February 2011: Journal of the Acoustical Society of America
Margherita Bernardeschi, Patrizia Guidi, Vittoria Scarcelli, Giada Frenzilli, Marco Nigro
Titanium dioxide is extensively used in a variety of products, including industrial materials and cosmetics. Studies mainly performed on human cell lines and in vivo exposure on experimental animals have raised concern about the toxic effects of ultrafine titanium dioxide; however, scarce information is available about its impact on aquatic life. The aim of this article was to assess the genotoxic potential of TiO(2) (anatase and rutile) on bottlenose dolphin leukocytes. Blood samples were obtained from four male and one female specimens reared at the Adriatic SeaWorld "Oltremare" (Riccione, Italy)...
January 2010: Analytical and Bioanalytical Chemistry
A D Henningsen, F L Murru, L E L Rasmussen, B R Whitaker, G C Violetta
Levels of reproductively-related steroids were determined in captive male sand tiger sharks, Carcharias taurus, maintained at two institutions: SeaWorld Adventure Park Orlando and the National Aquarium in Baltimore. Sexual conflicts were absent at the former, but were documented at the latter. Serum titers of 17beta-estradiol, progesterone, testosterone, and 5alpha-dihydrotestosterone were determined via radioimmunoassay in adult male sharks from 1988 to 2000. Sampling overlap between the two institutions occurred for 3 months of the year, but steroid concentrations were compared only for April due to the occurrence of sexual conflicts in the sharks at the National Aquarium in Baltimore in that month...
December 2008: Fish Physiology and Biochemistry
Hongwei Ma, Robin M Overstreet, James H Sniezek, Mobashir Solangi, D Wayne Coats
Examination of mucus discharged from the blowhole of Atlantic bottlenose dolphin (Tursiops truncatus) at Marine Life Oceanarium, Gulfport, Mississippi, and false killer whale (Pseudorca crassidens) and Atlantic bottlenose dolphin at SeaWorld Orlando, Orlando, Florida, using live observations and protargol impregnation revealed mixed infections of Kyaroikeus cetarius and two new species. Planilamina n. gen. is characterized by a C-shaped argentophilic band located along the laterally flattened margin of cell and extending from the cell apex to subposterior cone-shaped podite; a deep oral cavity containing one short preoral kinety, two circumoral kineties, seven to 13 infundibular kineties, and a cytostome; a broadly funnel-shaped cytopharynx reinforced by argentophilic fibers but without nematodesmata; closely packed postoral kinetofragments set in a pocket located anterior left of the podite; and somatic kineties as a right field closely situated at the right surface and a left field bordering the anterior left margin of the oral cavity...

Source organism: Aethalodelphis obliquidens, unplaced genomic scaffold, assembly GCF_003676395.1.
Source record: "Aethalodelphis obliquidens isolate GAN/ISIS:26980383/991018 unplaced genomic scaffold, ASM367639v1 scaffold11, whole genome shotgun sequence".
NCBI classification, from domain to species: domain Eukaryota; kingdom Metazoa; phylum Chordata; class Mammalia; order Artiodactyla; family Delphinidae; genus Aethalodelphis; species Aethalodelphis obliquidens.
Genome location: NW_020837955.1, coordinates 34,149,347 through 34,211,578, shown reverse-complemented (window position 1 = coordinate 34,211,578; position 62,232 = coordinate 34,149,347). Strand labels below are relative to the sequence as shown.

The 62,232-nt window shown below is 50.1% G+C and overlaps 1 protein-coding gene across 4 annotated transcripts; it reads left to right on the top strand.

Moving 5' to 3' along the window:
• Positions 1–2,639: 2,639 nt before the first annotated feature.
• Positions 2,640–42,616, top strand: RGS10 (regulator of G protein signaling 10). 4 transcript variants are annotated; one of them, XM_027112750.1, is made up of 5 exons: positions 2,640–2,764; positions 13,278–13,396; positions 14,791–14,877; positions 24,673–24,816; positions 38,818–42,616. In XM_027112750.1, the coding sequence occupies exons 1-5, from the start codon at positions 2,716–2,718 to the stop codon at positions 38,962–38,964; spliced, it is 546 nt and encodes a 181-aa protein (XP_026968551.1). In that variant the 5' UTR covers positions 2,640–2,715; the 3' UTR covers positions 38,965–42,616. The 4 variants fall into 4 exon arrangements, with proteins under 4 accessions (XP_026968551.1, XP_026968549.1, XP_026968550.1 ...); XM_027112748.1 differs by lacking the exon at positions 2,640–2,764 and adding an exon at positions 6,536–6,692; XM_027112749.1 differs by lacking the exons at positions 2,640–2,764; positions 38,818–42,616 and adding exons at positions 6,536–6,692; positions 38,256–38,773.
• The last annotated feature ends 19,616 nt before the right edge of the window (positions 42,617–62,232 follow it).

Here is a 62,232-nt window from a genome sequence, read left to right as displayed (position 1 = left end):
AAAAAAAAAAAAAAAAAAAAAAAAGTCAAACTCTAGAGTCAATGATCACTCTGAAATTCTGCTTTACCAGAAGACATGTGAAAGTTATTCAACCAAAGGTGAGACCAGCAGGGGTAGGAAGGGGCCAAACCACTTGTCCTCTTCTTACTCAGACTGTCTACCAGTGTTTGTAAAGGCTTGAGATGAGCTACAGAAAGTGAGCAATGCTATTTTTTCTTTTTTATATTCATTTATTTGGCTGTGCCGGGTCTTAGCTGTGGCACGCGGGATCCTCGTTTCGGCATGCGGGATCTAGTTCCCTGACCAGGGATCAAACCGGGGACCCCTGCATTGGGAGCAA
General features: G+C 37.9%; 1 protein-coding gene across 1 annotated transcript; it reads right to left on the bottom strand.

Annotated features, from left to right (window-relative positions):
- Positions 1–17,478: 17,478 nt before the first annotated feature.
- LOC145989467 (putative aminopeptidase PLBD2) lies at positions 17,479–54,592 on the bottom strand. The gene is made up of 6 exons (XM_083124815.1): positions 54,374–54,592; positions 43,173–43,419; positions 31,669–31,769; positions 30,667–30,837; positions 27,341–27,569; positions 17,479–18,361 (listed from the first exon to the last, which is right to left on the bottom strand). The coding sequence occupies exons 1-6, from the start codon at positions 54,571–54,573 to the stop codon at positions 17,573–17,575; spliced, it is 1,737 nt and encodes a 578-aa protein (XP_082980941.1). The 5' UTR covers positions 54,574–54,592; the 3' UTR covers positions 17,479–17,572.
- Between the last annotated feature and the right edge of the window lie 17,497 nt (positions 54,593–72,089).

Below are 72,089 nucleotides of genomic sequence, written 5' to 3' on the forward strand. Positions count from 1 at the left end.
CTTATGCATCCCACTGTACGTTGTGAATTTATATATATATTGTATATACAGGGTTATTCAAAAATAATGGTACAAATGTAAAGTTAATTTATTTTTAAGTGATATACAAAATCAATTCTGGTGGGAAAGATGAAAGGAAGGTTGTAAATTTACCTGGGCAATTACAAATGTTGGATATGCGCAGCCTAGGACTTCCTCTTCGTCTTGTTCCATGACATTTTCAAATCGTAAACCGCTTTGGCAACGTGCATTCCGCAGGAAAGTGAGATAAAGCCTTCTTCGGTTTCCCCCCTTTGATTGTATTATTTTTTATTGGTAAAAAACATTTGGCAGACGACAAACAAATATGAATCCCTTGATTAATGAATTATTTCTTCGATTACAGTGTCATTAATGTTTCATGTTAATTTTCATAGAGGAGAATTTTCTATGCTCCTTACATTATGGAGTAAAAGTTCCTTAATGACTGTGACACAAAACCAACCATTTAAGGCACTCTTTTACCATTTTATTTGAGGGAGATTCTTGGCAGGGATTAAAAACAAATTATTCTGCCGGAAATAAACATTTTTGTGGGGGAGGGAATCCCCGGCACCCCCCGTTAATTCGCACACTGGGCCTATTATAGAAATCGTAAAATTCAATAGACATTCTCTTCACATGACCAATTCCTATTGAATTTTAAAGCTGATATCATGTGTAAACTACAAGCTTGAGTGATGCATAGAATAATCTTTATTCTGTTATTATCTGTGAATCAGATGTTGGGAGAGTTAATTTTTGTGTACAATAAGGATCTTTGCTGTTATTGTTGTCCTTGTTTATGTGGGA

November 2006: Journal of Eukaryotic Microbiology
T R Robeck, L M Dalton
During a 10-yr period, a killer whale (Orcinus orca), two Pacific white-sided dolphins (Lagenorhynchus obliquidens), and two bottlenose dolphins (Tursiops truncatus), all housed at SeaWorld of Texas from 1991 to 2001, were infected with fungi from the class Zygomycetes. In four out of five cases, the fungi were identified as either Saksenaea vasiformis or Apophysomyces elegans. All fungi in the class Zygomycetes aggressively invade the vascular system. Death occurred within 23 days after the initial clinical signs...
December 2002: Journal of Zoo and Wildlife Medicine: Official Publication of the American Association of Zoo Veterinarians
Angela M Colagross-Schouten, Jonna A K Mazet, Frances M D Gulland, Melissa A Miller, Sharon Hietala
The sensitivity and specificity of the microscopic agglutination test (MAT) as a method for detection of exposure to Leptospira spp. in California sea lions (Zalophus californianus) were determined. Sera came from individuals that demonstrated clinical signs of renal disease, had lesions suggestive of leptospirosis at necropsy, and had visible leptospires in silver stained kidney sections as positive controls. Sera from unexposed captive individuals were used as negative controls. The test was 100% sensitive at 1:3,200 for confirming renal infection and 100% specific at negative < 1:100 for detection of Leptospira interrogans scrovar pomona antibodies by MAT in California sea lions...
January 2002: Journal of Wildlife Diseases